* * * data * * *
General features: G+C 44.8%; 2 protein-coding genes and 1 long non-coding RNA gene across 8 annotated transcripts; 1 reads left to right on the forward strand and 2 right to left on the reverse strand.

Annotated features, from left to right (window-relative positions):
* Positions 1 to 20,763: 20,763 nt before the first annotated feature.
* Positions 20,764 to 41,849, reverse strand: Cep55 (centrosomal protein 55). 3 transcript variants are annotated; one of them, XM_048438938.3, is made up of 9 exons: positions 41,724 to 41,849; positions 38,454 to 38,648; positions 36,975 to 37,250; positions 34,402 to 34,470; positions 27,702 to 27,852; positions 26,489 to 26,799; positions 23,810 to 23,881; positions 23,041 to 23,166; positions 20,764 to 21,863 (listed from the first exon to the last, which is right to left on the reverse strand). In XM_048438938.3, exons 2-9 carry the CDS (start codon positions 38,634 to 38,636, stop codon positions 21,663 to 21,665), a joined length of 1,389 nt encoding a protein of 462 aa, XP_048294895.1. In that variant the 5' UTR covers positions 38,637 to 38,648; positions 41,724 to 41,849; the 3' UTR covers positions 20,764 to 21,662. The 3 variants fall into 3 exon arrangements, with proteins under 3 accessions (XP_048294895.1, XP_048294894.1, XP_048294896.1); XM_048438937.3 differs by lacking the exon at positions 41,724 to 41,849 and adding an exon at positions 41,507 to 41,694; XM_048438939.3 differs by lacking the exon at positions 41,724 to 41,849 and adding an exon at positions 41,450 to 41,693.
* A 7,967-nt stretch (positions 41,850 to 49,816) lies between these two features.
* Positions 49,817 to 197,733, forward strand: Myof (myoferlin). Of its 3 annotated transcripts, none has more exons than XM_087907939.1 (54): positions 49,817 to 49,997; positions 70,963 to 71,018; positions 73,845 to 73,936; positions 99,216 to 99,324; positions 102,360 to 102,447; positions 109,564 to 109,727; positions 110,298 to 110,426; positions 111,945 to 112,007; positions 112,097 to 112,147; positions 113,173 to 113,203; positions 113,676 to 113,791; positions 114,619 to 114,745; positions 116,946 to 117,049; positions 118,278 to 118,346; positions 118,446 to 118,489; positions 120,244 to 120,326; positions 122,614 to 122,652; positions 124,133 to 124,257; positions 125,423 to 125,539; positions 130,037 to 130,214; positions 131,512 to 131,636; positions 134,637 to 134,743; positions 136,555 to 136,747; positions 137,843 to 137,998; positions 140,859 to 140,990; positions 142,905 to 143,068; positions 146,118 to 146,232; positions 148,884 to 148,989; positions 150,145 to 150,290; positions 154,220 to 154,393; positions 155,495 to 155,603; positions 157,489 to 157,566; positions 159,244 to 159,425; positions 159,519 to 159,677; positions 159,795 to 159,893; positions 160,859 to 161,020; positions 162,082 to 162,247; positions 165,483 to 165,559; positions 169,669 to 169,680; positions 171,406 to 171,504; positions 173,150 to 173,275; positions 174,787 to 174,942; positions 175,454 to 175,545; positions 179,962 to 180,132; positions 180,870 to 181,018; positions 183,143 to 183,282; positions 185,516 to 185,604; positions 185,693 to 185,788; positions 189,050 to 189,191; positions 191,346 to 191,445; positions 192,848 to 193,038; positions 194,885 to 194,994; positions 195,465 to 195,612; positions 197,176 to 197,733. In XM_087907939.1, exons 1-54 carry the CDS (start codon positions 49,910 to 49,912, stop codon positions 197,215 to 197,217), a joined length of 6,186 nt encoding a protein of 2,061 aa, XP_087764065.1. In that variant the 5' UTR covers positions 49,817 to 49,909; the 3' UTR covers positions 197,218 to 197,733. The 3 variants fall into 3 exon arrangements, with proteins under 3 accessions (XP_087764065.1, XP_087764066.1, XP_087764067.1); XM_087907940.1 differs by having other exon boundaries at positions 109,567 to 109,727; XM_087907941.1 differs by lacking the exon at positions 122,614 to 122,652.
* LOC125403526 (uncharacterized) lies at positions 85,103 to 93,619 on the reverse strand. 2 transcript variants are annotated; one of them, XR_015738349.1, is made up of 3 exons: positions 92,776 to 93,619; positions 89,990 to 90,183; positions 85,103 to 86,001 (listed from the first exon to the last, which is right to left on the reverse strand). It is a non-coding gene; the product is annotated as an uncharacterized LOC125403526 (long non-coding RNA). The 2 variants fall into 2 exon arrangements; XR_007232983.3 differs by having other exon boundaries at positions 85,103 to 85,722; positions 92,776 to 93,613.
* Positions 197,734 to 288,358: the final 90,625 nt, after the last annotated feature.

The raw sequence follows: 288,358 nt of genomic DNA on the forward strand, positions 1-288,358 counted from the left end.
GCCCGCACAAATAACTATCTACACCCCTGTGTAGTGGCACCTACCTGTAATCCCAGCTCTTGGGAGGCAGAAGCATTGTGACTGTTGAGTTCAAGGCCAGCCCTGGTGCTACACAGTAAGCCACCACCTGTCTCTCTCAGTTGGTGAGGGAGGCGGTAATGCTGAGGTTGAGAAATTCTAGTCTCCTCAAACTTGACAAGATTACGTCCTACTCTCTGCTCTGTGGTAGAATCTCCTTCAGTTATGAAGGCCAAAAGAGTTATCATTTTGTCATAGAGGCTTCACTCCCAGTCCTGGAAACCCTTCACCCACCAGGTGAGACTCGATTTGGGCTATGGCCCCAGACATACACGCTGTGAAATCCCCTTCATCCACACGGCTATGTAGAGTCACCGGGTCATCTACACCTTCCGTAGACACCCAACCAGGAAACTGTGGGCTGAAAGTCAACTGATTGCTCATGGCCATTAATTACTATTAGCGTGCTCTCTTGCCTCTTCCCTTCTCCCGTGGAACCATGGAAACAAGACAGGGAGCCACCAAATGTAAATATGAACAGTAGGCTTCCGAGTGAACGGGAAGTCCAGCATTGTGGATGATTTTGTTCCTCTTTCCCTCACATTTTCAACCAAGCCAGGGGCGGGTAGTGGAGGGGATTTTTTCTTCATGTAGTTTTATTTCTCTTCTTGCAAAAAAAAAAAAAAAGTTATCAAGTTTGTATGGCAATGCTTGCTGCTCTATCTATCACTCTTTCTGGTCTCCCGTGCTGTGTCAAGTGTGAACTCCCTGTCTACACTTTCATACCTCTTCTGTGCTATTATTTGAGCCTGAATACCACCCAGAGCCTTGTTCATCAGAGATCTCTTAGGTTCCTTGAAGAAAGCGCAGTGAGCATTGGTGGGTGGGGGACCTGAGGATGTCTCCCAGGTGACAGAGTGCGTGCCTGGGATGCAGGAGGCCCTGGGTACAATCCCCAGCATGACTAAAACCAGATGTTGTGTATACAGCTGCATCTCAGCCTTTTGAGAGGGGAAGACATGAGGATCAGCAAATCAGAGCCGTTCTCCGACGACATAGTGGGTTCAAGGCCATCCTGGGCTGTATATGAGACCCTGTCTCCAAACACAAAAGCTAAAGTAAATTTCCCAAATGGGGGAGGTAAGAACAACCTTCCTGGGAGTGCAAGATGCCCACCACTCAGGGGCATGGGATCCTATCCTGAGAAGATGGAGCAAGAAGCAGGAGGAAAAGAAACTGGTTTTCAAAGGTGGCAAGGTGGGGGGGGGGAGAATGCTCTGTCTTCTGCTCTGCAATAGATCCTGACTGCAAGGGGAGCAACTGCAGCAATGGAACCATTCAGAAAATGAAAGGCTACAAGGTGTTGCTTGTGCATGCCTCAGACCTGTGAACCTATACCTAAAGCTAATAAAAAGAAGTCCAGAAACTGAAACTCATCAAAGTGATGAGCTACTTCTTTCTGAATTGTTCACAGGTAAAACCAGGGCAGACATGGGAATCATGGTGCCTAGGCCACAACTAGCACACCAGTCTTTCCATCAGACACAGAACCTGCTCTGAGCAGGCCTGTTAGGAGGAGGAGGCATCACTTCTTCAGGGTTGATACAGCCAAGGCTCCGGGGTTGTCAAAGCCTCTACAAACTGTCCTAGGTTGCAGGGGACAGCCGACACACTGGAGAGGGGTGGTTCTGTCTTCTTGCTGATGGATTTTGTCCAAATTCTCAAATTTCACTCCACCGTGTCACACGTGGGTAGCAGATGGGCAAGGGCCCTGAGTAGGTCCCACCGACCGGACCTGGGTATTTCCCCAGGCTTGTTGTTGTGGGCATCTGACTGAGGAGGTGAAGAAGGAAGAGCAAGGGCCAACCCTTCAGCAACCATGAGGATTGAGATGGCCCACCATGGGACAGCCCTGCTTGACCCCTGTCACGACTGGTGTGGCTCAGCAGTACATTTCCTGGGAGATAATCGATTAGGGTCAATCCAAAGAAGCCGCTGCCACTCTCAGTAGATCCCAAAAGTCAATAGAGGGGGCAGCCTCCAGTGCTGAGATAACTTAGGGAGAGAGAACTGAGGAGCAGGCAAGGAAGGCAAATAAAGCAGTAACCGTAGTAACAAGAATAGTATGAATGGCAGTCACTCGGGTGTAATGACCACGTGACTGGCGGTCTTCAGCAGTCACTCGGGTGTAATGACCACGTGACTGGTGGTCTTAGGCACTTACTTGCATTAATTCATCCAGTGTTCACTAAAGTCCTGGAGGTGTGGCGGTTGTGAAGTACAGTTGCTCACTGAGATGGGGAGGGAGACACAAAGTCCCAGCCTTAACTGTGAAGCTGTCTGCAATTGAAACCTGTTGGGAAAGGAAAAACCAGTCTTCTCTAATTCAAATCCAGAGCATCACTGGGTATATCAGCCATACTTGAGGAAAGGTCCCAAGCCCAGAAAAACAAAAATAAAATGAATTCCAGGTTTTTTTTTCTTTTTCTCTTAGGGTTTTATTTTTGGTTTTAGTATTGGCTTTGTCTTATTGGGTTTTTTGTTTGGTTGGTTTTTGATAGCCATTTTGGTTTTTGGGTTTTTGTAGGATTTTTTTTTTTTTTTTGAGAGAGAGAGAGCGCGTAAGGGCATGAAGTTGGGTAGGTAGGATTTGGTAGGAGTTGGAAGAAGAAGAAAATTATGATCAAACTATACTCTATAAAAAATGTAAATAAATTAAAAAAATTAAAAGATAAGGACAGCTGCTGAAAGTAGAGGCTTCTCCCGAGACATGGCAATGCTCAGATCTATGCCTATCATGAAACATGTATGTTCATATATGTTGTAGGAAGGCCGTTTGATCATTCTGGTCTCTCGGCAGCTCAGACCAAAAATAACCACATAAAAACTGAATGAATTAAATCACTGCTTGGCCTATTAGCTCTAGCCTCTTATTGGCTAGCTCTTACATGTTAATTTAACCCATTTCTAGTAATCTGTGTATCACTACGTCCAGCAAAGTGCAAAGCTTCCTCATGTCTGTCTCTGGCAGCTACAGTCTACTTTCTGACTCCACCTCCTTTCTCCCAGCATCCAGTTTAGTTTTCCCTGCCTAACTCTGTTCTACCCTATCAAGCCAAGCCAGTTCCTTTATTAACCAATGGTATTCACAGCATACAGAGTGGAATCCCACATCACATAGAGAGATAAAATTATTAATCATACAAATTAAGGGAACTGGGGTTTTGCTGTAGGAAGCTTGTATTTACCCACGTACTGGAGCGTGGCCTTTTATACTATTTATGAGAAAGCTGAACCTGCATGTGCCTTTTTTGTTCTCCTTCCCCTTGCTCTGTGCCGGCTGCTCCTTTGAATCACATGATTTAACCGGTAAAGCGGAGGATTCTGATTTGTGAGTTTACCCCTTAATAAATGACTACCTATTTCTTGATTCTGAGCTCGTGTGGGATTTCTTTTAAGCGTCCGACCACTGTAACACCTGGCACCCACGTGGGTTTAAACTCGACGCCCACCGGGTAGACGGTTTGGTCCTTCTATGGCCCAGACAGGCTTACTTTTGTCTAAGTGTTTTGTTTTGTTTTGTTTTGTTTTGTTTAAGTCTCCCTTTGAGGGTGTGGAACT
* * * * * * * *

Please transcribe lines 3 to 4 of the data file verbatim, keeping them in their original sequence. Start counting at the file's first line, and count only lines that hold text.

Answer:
* Positions 1 to 20,763: 20,763 nt before the first annotated feature.
* Positions 20,764 to 41,849, reverse strand: Cep55 (centrosomal protein 55). 3 transcript variants are annotated; one of them, XM_048438938.3, is made up of 9 exons: positions 41,724 to 41,849; positions 38,454 to 38,648; positions 36,975 to 37,250; positions 34,402 to 34,470; positions 27,702 to 27,852; positions 26,489 to 26,799; positions 23,810 to 23,881; positions 23,041 to 23,166; positions 20,764 to 21,863 (listed from the first exon to the last, which is right to left on the reverse strand). In XM_048438938.3, exons 2-9 carry the CDS (start codon positions 38,634 to 38,636, stop codon positions 21,663 to 21,665), a joined length of 1,389 nt encoding a protein of 462 aa, XP_048294895.1. In that variant the 5' UTR covers positions 38,637 to 38,648; positions 41,724 to 41,849; the 3' UTR covers positions 20,764 to 21,662. The 3 variants fall into 3 exon arrangements, with proteins under 3 accessions (XP_048294895.1, XP_048294894.1, XP_048294896.1); XM_048438937.3 differs by lacking the exon at positions 41,724 to 41,849 and adding an exon at positions 41,507 to 41,694; XM_048438939.3 differs by lacking the exon at positions 41,724 to 41,849 and adding an exon at positions 41,450 to 41,693.